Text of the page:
EPA issues warning over Currambene Creek fish​

 Environment Protection Agency (EPA) released precautionary dietary advice for six fish species caught in Currambene Creek with raised PFAS levels (clockwise from top left) silver trevally, eastern sea garfish,  estuary perch,  sea mullet, luderick (blackfish) and mulloway (Jewfish). Images Department of Primary Industries (DPI).
Environment Protection Agency (EPA) released precautionary dietary advice for six fish species caught in Currambene Creek with raised PFAS levels (clockwise from top left) silver trevally, eastern sea garfish, estuary perch, sea mullet, luderick (blackfish) and mulloway (Jewfish). Images Department of Primary Industries (DPI).

The NSW Government has released precautionary dietary advice for six fish species caught in the Currambene Creek after testing found levels of PFAS (per and poly fluoroalkyl) substances.

This advice has been released by the Environment Protection Agency (EPA) following fish sampling conducted by the Commonwealth Department of Defence (Defence) as part of their investigation into PFAS from HMAS Albatross, which found levels of PFAS in the six species.

The advice will guide recreational fishers who frequently consume eastern sea garfish, estuary perch, luderick (blackfish), mulloway (Jewfish), sea mullet and silver trevally from Currambene Creek to safely manage their personal intake of these fish.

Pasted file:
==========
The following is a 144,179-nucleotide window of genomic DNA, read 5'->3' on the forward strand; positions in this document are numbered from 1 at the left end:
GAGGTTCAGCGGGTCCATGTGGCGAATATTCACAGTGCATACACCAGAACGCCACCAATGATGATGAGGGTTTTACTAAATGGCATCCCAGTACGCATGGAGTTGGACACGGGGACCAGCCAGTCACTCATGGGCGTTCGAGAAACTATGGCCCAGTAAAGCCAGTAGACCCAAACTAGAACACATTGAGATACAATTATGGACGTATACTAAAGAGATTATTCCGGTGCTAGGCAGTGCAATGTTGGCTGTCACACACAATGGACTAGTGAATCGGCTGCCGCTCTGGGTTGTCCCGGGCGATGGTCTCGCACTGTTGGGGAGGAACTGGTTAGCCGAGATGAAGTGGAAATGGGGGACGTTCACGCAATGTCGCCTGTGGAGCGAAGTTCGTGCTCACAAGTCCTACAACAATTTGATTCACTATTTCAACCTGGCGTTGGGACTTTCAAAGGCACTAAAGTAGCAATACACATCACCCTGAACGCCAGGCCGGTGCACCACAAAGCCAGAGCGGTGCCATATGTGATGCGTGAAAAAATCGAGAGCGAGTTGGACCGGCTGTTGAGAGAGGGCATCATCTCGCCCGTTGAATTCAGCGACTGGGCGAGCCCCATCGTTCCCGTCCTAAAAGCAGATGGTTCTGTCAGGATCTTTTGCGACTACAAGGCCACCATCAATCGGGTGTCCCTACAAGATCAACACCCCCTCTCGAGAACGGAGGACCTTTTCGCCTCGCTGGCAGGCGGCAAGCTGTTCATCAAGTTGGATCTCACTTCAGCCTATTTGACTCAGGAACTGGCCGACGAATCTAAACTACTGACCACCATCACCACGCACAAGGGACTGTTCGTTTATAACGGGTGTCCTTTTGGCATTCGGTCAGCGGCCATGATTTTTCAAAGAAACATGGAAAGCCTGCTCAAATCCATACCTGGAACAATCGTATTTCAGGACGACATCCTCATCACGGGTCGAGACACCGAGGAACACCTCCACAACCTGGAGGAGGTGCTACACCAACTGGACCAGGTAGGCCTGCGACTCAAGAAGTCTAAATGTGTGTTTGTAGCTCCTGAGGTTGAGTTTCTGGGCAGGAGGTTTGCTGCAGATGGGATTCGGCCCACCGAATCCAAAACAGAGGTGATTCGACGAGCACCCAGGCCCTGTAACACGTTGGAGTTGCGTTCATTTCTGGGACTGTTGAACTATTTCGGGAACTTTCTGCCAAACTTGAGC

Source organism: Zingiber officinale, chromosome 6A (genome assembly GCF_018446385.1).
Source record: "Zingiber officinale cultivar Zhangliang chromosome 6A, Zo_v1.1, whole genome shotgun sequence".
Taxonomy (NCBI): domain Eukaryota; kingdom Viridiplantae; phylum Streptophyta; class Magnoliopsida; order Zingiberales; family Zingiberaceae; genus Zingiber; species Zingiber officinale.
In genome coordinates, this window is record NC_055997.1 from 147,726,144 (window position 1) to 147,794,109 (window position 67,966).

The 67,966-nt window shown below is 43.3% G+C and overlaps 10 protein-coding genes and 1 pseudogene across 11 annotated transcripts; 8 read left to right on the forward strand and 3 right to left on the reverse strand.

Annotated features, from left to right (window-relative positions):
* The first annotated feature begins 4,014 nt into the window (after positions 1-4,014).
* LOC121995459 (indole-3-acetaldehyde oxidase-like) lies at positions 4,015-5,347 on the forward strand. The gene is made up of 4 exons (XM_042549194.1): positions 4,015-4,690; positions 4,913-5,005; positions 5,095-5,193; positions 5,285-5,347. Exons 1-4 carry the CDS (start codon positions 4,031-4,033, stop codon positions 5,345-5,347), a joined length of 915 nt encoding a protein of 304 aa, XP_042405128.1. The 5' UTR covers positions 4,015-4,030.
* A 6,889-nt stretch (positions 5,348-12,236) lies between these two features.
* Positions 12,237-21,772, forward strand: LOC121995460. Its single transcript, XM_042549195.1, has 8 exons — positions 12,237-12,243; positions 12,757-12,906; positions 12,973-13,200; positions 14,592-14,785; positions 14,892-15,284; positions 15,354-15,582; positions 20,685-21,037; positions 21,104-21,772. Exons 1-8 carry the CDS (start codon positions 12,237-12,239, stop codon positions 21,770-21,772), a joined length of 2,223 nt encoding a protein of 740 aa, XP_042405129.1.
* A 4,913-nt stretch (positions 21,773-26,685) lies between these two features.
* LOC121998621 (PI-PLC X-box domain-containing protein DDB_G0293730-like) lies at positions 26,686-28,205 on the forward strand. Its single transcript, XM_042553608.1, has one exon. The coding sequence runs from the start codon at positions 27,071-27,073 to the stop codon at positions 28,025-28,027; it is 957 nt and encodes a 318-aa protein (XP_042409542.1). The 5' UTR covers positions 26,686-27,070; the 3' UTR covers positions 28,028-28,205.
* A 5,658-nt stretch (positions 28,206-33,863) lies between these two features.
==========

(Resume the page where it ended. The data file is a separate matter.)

It follows on from the EPA’s similar warning over the Shoalhaven River in November last year.

Per- and poly- fluoroalkyl substances (PFAS) are a group of chemicals that include perfluorooctane sulfonate (PFOS), perfluorooctanoic acid (PFOA) and perfluorohexane sulfonate (PFHxS).

As they have heat, water and stain repelling properties, PFAS have been widely used in a range of industrial and consumer products both in Australia and internationally, including in fire retardants, water proofing, food preparation, food packaging, furnishings, clothing and recreational equipment.

There is no consistent evidence of any human health effects related to PFAS exposure. However, based on the evidence from animal studies potential adverse health effects cannot be ruled out.

The NSW Government is therefore taking a precautionary approach to investigating PFAS and providing advice to the community.

The current advice is -

The EPA said recreational fishers who frequently catch and eat their own fish from Currambene Creek can continue to do so safely, but should follow the dietary advice.

The advice does not impact infrequent consumers of these species including people who fish sporadically or might be visiting the area and commercial fishers can continue to sell fish they catch in Currambene Creek.

Defence also tested several species of fish in Jervis Bay and did not find high levels of PFAS in any of the species tested. Precautionary advice is therefore not required for the NSW waters of Jervis Bay.

The EPA has released tables which lists the number of serves of a single species that can be eaten each week to limit exposure to half of the health-based guideline value.